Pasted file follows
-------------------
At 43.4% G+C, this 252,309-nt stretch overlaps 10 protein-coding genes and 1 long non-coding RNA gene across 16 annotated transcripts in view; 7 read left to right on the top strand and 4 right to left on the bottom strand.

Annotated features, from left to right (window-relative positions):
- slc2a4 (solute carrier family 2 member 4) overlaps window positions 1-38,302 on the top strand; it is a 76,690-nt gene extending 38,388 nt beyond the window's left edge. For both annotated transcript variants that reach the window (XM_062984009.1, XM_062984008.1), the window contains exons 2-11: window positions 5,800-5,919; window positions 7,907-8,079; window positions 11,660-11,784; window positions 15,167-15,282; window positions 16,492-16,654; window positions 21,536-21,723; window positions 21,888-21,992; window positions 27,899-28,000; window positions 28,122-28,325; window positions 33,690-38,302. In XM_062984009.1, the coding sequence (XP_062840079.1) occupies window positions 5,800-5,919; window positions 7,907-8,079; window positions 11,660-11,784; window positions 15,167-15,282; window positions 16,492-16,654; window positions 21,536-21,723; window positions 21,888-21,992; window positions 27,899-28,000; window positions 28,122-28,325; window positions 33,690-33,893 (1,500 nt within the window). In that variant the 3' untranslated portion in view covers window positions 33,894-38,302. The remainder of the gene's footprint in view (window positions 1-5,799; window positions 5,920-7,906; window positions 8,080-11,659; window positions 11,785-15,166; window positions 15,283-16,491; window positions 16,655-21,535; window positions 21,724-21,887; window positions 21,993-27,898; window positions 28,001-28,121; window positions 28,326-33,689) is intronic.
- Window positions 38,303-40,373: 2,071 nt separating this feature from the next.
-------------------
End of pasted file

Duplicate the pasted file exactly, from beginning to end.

At 43.4% G+C, this 252,309-nt stretch overlaps 10 protein-coding genes and 1 long non-coding RNA gene across 16 annotated transcripts in view; 7 read left to right on the top strand and 4 right to left on the bottom strand.

Annotated features, from left to right (window-relative positions):
- slc2a4 (solute carrier family 2 member 4) overlaps window positions 1-38,302 on the top strand; it is a 76,690-nt gene extending 38,388 nt beyond the window's left edge. For both annotated transcript variants that reach the window (XM_062984009.1, XM_062984008.1), the window contains exons 2-11: window positions 5,800-5,919; window positions 7,907-8,079; window positions 11,660-11,784; window positions 15,167-15,282; window positions 16,492-16,654; window positions 21,536-21,723; window positions 21,888-21,992; window positions 27,899-28,000; window positions 28,122-28,325; window positions 33,690-38,302. In XM_062984009.1, the coding sequence (XP_062840079.1) occupies window positions 5,800-5,919; window positions 7,907-8,079; window positions 11,660-11,784; window positions 15,167-15,282; window positions 16,492-16,654; window positions 21,536-21,723; window positions 21,888-21,992; window positions 27,899-28,000; window positions 28,122-28,325; window positions 33,690-33,893 (1,500 nt within the window). In that variant the 3' untranslated portion in view covers window positions 33,894-38,302. The remainder of the gene's footprint in view (window positions 1-5,799; window positions 5,920-7,906; window positions 8,080-11,659; window positions 11,785-15,166; window positions 15,283-16,491; window positions 16,655-21,535; window positions 21,724-21,887; window positions 21,993-27,898; window positions 28,001-28,121; window positions 28,326-33,689) is intronic.
- Window positions 38,303-40,373: 2,071 nt separating this feature from the next.